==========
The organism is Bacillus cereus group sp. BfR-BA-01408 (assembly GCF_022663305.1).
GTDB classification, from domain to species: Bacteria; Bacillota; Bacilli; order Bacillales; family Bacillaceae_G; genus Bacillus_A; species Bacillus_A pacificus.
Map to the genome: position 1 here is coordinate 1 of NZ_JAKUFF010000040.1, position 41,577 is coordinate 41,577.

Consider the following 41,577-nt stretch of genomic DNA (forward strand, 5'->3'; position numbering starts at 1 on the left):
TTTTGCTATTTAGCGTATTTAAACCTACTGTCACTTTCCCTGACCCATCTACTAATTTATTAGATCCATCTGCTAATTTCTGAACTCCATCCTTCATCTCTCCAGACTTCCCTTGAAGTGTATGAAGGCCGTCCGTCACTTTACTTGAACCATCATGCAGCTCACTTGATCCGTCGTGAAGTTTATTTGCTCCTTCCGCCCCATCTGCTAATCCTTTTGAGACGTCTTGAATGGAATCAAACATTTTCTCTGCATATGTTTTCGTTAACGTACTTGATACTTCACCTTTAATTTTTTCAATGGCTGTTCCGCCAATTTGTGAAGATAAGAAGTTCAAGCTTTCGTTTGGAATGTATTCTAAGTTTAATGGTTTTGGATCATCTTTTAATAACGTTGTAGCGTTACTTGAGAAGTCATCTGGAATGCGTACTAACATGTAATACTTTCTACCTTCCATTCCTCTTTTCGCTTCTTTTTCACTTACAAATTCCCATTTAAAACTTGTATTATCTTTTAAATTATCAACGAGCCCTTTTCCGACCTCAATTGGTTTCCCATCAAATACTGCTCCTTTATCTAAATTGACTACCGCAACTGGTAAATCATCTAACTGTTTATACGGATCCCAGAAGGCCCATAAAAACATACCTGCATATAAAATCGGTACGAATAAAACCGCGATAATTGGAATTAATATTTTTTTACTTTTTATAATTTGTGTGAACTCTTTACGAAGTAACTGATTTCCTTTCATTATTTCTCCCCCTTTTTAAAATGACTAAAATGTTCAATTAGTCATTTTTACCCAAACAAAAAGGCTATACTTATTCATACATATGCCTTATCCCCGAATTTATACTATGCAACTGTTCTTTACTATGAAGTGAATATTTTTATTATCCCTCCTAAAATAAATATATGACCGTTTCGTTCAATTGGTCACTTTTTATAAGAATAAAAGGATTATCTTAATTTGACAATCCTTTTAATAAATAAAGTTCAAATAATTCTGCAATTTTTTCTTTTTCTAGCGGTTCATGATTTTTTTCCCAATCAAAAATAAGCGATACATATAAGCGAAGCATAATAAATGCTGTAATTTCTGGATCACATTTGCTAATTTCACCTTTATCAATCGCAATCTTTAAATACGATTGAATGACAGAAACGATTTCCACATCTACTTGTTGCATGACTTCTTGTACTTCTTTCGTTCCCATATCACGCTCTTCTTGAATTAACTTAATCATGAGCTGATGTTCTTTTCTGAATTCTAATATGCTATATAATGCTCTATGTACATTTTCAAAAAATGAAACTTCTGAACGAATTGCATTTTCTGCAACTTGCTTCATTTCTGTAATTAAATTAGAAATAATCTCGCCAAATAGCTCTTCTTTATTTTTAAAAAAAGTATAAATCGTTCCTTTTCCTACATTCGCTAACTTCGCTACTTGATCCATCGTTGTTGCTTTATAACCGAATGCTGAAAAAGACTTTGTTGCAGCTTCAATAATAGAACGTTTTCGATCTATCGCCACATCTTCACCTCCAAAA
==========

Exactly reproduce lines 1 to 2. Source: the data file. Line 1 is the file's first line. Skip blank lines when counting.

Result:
The organism is Bacillus cereus group sp. BfR-BA-01408 (assembly GCF_022663305.1).
GTDB classification, from domain to species: Bacteria; Bacillota; Bacilli; order Bacillales; family Bacillaceae_G; genus Bacillus_A; species Bacillus_A pacificus.